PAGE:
Colin:
    Thanks for the thougtful reply. I'm not sure we're on the same page, regarding the fist position, though. With regard to the hook punch itself, my personal reasoning (as detailed in the basement dojo video), is that the vertical fist keeps the elbow down as long as possible, and improves power. As a striking surface, though, some styles (Wing Chun and Isshin-Ryu) tend to almost exclusively use a vertical fist, but for different reasons than power. I am going to post about this.

    Best regards,

    Nathan Teodoro

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  4. Nathan, I'll try to keep a post or two in reserve for when you do ambush me back. Reminds me of the Pink Panther.

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  5. With regard to the hook punch itself, my personal reasoning (as detailed in the basement dojo video), is that the vertical fist keeps the elbow down as long as possible,

    We may be talking about different things, especially given that my post talks about the fist in relation to stuff from my beginner syllabus. But you are right, the vertical fist keeps the elbow and lats tight to the body. My disagreement was not so much that there is more or less power - it is how that power is generated. I reckon for the vertical fist, more power is generated largely from movements in the lower part of the body. The horizontal fist has more coming from the upper body. Of course the entire body supports the strike, but it is a good distinction for beginners. Thanks for taking the effort for the video and the reply! Cheers! Colin

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  6. Hi Pat and Nathan, sorry for the late reply.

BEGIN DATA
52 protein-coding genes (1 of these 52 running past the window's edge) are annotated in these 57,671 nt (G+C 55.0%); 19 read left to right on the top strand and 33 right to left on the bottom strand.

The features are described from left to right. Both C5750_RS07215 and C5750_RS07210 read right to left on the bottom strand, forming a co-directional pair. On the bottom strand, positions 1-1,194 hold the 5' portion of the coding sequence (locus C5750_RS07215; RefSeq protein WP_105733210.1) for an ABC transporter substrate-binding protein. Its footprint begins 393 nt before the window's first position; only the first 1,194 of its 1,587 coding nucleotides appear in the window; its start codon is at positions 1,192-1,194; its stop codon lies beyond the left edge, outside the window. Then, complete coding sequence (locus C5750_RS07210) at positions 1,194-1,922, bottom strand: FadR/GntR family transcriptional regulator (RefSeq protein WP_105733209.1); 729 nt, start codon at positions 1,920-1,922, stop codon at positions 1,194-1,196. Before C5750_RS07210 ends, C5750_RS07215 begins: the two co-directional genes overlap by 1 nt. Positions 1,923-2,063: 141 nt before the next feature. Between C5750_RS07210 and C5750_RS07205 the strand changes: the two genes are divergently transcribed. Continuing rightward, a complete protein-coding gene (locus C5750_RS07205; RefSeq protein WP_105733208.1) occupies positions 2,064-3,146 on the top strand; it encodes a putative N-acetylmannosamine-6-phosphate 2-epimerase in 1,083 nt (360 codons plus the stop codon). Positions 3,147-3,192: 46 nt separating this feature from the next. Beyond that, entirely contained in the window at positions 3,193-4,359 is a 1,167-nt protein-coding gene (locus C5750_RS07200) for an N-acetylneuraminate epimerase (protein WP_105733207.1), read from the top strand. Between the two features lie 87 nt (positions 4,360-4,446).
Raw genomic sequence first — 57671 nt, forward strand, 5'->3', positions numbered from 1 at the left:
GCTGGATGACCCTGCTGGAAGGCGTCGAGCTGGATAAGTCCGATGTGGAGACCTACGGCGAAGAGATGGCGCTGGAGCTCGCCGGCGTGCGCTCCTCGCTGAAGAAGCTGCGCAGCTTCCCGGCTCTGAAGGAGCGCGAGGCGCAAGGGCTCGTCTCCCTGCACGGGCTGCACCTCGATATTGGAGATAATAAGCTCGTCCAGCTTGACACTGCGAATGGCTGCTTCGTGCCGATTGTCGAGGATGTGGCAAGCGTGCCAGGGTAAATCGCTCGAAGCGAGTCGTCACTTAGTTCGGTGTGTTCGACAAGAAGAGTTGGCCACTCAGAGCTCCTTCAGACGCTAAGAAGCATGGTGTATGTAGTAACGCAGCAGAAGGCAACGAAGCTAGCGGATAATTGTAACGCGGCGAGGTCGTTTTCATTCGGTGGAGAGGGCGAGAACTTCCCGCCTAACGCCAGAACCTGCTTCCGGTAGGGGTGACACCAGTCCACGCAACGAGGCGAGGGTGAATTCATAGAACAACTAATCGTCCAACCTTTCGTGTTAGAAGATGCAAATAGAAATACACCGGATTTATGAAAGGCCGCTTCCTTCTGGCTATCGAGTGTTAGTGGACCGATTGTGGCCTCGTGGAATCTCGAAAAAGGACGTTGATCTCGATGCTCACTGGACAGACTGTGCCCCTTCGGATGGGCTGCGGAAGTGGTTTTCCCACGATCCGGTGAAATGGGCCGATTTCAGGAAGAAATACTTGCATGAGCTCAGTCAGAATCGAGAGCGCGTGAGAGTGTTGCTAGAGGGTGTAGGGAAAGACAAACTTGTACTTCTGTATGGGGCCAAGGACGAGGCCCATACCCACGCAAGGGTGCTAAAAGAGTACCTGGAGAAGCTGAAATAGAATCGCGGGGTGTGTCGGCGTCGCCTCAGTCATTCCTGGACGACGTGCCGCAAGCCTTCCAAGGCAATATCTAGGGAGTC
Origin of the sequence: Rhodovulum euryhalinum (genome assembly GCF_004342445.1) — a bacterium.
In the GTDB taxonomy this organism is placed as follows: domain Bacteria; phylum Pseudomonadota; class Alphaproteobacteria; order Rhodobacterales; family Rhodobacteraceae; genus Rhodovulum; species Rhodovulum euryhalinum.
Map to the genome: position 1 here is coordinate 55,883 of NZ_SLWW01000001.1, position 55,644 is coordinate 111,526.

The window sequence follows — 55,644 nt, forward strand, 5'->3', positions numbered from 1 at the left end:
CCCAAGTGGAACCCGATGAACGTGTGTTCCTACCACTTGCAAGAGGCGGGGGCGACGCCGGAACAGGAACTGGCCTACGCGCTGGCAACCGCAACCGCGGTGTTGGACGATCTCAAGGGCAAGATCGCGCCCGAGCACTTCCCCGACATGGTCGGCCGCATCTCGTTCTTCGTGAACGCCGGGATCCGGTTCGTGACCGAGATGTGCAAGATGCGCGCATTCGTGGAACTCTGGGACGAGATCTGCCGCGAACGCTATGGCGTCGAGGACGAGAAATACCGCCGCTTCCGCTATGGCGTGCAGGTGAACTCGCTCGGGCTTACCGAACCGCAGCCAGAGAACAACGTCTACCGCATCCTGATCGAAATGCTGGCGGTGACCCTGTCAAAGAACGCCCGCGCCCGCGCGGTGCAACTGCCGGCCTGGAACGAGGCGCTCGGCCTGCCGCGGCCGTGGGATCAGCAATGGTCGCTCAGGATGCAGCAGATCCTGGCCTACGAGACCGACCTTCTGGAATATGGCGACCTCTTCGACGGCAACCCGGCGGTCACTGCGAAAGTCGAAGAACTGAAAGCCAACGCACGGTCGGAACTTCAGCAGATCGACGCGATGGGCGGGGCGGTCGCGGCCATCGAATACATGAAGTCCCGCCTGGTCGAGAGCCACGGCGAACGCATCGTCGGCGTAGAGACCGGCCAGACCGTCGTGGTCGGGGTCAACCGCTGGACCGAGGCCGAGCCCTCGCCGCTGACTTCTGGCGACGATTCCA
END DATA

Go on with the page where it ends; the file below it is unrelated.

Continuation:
I basicly agree with Nathan, but I have pretty much dumped the horizontal fist. I feel it could cause a wrist injury if the wrist buckles, and agree with the lats and triceps driving the punch in vertical form.
    For hitting tall people, or for reaching around the head to the Gallbladder points on the back of the head, Internal arts also use a completely inverted fist (thumb down), as in Tai Chi Chuan "Hit Tiger". This strike comes from the back hooking foward, thumb down knuckles striking the occipital perturberance on the back of the skull. No need to say what that does...

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  7. "For hitting tall people, or for reaching around the head to the Gallbladder points on the back of the head, Internal arts also use a completely inverted fist (thumb down), as in Tai Chi Chuan "Hit Tiger"."

    I don't think that strike is specifically to hit tall people. It describes the maximum rotational parameter (what a mouthful) for a roundhouse type punch (basically you raise your elbow to horizontal for the roundhouse punch and raise it more so that your fist is inverted). You could have your neck grabbed from the side and bent over and use this against the opponent's groin, irrespective of how tall he is. I like this punch a lot.

    Colin

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  8. DR or Colin: Do you have any footage or links to an example of that strike ("Internal arts also use a completely inverted fist (thumb down), as in Tai Chi Chuan "Hit Tiger". This strike comes from the back hooking foward, thumb down knuckles striking the occipital perturberance on the back of the skull.")? DR- perhaps a video of you doing this to someone? :-D

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  9. Nathan, I'll try to get a video up when I can, it's a good idea--
    D.R.

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  10. DR, maybe you'd like to guest-post your video here at Mokuren Dojo since that seems to be where most of this conversation has taken place???

    let me know if you'd like to do that...